Why Your Fitness Instructor Isn’t Doing The Workout…


{TRX Rip Trainer photo via ACE}

If you’re taking a pre-choreographed class or some sort of all cardio-based class, like cycling, step, Zumba, Turbokick, cardio dance, etc. your fitness instructor is most likely right there doing the whole workout with you. But have you ever taken a fitness class where the instructor wasn’t doing the workout with you? Ever wondered why? It’s not because they’re lazy. It’s not because they don’t want to sweat… wait for it… 

It’s because it’s NOT THEIR WORKOUT. Allow me to explain:

1. Class is for YOU, not us.

This workout is for you, the participant. It’s not for the instructor. Instructors do their workouts on their own time. This is YOUR time. YOUR workout. The instructor has programmed it with a certain goal (i.e. build YOUR strength, build YOUR abs, burn YOUR calories, improve YOUR performance, etc). They’re showing you what to do, how to do it, then keeping track of everything from music, to time, to technique, to class energy, etc. Sure, we will demonstrate the exercises and do a few reps, but don’t expect us to turn on beast mode and get after it while everybody else watches. This brings me to my next point…

2. We can’t correct you if we can’t SEE you.

If I’m doing pushups, I’m looking at the floor. Which means if you’re doing pushups incorrectly, I can’t see it and therefore can’t help you. This raises your risk of getting hurt, and that’s not ok. The same goes with lots of other exercises. When an instructor is running around, jumping around, or going different directions, it’s not possible to keep an eye on the participants. We are there to lead the class, but also to provide modifications for all ability levels, correct bad form to prevent injury, and make sure every single body in that class is taken care of. If I’m focused on my own workout, I can’t be focused on yours.


3. We like to make the rounds.

I’ve taught small classes at corporate facilities for 2 or 3 people. I’ve also taught classes and presented at conferences that have had 70+ people working out at once. If I’m standing in one place at the front of the room, there’s no way I can keep an eye on and communicate with everybody in the class. Especially those who like to hang out in the back row, in the corner of the room (where I usually go when I’m taking class). In my case, I will usually set up the exercise, explain it, demonstrate it, then do the first few reps with the class to get them started. Then I like to make the rounds.

While I’m cruising through the room I’m doing a few things: correcting incorrect technique so nobody gets hurt, giving harder/easier options for people that need different challenges, and the most important part – getting small bouts of 0ne-on-one time with each participant that’s taken time out of their day to come take my class. Do you like when you get attention from an instructor? Do you like when you get adjusted if you’re doing something that’s going to hurt you? Do you like when somebody knows your name? I do. But not everybody wants attention. By getting to know the people in my class I also learn which participants don’t like to be bothered. I’ll correct/help them if needed, but otherwise let them do their thing. I find out who needs what by making the rounds.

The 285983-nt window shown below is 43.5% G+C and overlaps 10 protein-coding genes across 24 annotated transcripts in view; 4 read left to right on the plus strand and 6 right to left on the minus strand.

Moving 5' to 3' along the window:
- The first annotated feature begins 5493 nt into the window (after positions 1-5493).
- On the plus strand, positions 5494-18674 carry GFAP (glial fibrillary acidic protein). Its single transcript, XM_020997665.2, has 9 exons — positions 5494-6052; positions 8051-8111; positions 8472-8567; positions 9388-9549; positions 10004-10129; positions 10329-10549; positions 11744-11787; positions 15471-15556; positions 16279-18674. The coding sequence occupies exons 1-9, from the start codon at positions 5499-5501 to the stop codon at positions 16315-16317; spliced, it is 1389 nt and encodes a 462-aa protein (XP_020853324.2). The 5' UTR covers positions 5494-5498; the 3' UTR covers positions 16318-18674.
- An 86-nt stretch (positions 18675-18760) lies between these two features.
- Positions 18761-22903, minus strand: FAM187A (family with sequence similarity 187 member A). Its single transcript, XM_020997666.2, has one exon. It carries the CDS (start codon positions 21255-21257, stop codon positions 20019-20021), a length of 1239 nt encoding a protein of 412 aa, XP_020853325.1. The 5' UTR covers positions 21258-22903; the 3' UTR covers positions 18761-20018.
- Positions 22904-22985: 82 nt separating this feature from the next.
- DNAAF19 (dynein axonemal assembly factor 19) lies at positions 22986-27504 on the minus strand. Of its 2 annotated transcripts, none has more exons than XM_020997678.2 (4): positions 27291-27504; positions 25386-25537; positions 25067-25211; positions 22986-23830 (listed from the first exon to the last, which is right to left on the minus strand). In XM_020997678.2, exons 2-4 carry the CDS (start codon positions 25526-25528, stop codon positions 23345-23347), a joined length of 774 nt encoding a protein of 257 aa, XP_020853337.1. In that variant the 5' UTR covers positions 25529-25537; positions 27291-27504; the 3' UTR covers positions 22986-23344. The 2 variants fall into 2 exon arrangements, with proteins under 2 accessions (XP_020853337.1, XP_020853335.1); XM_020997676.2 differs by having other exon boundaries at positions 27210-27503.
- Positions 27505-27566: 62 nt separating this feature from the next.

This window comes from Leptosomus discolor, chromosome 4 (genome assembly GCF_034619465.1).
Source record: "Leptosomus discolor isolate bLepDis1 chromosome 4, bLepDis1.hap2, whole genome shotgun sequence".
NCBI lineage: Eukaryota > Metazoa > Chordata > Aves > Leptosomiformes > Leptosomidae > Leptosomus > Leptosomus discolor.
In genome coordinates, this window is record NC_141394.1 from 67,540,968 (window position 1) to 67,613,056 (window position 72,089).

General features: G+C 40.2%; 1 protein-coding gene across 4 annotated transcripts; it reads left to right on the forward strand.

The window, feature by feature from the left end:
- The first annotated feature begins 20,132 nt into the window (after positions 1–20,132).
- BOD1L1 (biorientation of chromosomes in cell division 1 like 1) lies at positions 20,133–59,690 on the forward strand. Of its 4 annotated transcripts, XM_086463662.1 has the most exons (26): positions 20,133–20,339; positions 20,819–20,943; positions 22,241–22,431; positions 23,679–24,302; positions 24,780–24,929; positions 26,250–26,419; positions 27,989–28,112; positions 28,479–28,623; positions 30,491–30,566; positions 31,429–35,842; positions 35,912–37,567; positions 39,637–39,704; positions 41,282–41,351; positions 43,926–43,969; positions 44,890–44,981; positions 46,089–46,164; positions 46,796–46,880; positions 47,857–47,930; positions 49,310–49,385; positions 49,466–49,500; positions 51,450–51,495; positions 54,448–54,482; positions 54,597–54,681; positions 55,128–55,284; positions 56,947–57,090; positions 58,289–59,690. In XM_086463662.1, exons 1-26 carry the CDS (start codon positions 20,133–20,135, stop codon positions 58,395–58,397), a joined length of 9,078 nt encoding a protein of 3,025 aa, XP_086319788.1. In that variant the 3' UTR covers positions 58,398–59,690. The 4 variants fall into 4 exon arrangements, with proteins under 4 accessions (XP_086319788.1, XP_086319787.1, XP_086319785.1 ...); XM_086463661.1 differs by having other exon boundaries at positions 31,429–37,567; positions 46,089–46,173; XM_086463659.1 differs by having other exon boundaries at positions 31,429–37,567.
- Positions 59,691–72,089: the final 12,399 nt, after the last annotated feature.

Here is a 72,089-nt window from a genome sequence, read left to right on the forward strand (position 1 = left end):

4. Instructors don’t need to workout several hours per day.

There have been times when I’ve taught 32 classes per week. In one day I’d teach Strength and Conditioning, Pilates, “Interval Athlete,” Cardio Hip Hop, and Bootcamp. If I did every single workout with my class, every single day of the week, I would have wound up injured, sick, and/or completely burnt out. Most full-time fitness instructors teach multiple classes per day at multiple facilities. Sure, doing a couple per day is no big deal for fitness professionals, but working out 5+ hours per day is simply not good for our bodies.


5. In addition to being instructors, we are also coaches.

Did you ever play a sport? Did your coach ever do your workout and practice with you? Probably not. They have a whole team to look out for. They are there to make sure technique is correct. They are there to push each member of the team to their best ability. They see and know each player. They are there to watch, to notice when to push if player is feeling good and can do more, or if something is “off” and needs to be backed down. If your coach wasn’t paying attention to you, you probably wouldn’t have benefitted and excelled. It’s the same in your fitness class. We are there to lead, look after, and push you… because we want you to do well and improve.




> I’ve taught fitness classes, workshops, and conference sessions all over the world. If you’d like to train with me, you can join any of my online TRX fitness programs here.

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  1. This is such a great article! thanks for sharing Ami!

  2. Jennifer S says

    here here!! Awesome post!

  3. Yep, that sums it up well. 🙂

  4. Debbie Hastings says


  5. Les says

    I’ve WONDERED why you don’t know the correct spelling of WONDERED. WANDERED is an entirely different word.

    • “Hey, just so you know, you’ve got a typo in your first paragraph. It should say ‘wonder’ instead of ‘wander.’ FYI.” <-- How to let somebody know there's a typo in their blog post without being a douche.

  6. This is perfect. Everyone needs to read this. I am sharing.

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